The Resolution Foundation think tank has got off to a busy start to the year, with a couple of reports in January that highlight the impact of the cost of living crisis and the longer term challenges of helping people to save.
Cost of living and savings
In its Living Standards Outlook it highlights the important role that cash savings provide as a buffer when costs rise.
58% of people with £1,000 or more in savings would be able to deal with an unexpected expense using existing savings, compared to just 4% of those with less than £1,000. Those with less than £1,000 would be more likely to fall back on family and friends or to cut back on essentials.
As low income households tend to have fewer savings they tend to be more exposed, and the results show the position of people in some ethnic groups are concerning: 52% of Black people said they had less than £1,000 in savings, compared to 28% of White people.
The Outlook also finds that the cost of living crisis is harming people’s mental and physical health, with those with lower financial resilience more likely to be experiencing emotional distress.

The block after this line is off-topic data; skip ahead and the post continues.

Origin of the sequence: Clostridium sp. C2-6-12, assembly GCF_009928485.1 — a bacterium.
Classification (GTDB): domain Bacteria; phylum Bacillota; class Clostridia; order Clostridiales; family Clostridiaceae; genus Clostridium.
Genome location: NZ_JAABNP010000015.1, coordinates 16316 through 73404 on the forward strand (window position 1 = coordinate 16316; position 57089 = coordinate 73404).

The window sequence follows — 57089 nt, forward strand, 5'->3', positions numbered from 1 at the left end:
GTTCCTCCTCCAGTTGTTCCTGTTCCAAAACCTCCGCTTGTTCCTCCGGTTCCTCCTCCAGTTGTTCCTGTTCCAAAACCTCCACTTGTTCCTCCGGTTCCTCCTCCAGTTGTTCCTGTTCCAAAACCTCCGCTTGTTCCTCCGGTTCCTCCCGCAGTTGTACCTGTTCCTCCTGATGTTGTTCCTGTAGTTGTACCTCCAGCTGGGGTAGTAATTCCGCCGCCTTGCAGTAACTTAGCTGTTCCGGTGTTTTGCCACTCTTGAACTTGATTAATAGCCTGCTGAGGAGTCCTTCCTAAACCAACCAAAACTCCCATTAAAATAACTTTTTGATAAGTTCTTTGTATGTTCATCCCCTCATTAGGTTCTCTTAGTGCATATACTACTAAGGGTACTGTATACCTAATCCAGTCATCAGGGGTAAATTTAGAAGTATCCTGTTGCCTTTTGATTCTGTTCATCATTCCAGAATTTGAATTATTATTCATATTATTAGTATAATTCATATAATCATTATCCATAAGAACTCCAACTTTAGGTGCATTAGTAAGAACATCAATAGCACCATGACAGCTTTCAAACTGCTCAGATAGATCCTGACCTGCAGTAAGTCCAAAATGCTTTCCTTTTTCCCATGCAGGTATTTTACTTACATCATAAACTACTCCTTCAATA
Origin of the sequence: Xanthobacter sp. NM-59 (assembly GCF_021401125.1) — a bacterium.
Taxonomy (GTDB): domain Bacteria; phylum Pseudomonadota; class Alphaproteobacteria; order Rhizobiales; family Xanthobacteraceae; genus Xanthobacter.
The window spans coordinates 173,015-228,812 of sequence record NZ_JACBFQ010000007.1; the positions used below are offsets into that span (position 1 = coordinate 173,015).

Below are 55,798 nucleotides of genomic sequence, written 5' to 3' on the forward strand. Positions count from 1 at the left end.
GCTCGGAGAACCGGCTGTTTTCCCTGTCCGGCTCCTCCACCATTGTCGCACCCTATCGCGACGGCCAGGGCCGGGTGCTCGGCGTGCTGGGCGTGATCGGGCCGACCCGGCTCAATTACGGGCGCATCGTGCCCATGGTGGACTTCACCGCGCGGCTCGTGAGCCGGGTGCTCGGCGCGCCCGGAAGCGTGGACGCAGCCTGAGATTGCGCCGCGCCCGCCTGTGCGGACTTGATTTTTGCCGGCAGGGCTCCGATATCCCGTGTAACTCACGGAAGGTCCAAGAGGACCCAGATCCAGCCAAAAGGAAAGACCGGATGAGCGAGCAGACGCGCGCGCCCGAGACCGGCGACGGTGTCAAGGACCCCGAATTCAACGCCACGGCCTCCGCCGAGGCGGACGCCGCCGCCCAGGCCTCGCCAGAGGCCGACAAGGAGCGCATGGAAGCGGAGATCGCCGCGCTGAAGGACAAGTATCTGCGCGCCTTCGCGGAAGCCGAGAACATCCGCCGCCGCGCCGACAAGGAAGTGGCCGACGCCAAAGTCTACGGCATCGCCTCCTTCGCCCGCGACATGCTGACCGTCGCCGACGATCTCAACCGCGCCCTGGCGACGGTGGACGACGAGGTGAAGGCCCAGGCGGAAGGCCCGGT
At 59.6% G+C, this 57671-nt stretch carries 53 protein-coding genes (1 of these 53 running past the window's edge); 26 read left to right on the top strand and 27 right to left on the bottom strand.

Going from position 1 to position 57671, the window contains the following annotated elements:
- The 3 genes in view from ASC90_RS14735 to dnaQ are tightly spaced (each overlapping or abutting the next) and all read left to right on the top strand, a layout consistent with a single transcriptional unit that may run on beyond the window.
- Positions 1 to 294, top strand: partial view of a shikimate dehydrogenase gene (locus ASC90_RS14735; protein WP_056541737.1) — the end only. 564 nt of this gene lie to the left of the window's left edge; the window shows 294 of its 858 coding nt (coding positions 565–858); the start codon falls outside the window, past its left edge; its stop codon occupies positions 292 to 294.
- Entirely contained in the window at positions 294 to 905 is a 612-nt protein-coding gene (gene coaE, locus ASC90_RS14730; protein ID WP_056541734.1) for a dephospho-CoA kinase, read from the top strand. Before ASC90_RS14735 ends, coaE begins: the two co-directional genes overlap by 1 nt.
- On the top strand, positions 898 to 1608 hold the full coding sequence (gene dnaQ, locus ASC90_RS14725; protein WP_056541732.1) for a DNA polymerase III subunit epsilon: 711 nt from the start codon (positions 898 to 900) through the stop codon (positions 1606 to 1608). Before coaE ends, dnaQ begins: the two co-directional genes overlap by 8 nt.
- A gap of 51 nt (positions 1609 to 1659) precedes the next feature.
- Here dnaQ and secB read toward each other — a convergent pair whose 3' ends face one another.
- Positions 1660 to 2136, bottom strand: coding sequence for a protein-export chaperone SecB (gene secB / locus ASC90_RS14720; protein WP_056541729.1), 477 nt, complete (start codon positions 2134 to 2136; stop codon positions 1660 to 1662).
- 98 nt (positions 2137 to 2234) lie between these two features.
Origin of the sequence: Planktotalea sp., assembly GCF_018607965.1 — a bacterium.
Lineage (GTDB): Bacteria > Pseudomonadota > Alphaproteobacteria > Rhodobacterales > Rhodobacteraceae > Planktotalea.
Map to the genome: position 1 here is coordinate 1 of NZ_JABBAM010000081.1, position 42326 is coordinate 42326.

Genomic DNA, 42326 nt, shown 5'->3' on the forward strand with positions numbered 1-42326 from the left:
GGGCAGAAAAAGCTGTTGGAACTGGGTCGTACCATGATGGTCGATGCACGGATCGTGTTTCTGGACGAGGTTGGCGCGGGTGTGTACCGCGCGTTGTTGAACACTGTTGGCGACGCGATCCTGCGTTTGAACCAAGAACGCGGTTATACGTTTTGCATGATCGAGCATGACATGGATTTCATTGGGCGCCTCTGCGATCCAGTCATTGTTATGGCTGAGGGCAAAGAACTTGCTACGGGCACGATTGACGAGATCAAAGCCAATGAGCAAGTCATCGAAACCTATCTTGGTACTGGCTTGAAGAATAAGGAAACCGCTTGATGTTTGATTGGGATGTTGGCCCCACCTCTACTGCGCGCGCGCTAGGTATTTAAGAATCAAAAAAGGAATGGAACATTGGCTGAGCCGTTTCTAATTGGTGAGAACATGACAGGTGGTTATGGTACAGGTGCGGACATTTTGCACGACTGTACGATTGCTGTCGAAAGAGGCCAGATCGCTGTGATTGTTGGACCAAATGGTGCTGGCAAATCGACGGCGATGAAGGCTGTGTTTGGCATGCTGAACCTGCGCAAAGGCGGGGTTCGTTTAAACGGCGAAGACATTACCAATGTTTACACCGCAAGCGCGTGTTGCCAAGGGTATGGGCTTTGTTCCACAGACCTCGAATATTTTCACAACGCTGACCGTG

It is findings like these that motivated the first UK Savings Week last year.
The Week encourages people to engage with saving, and offers tips on how people might start to save small amounts regularly in a way that works for them.
In another report, the Foundation’s analysis shows that the UK has a long history of low levels of household saving relative to other countries, despite various Government schemes to encourage saving. The report suggests various reforms to these schemes.
Low savings are common across all income groups, even those with the highest incomes, but very low or zero savings are most common for low income families.
Many families, especially those on low incomes, also have a high proportion of their savings held in current accounts, earning low or no returns. In the lowest wealth grouping for which there is data, 67% of savings are held in current accounts and just 22% in savings accounts.
Separately, Bank of England data shows that there is £268 billion in total held in accounts that don’t pay any interest.
This lies behind another key message from UK Savings Week.
We encourage people to actively manage their savings, taking stock of their saving situation and shopping around to see if they could get a better deal and achieve their savings goals more rapidly.
We hope the 2023 campaign will engage even more people and help the 11.5 million people who have less than £100 in savings to build better financial resilience, and help people to make the most of their savings.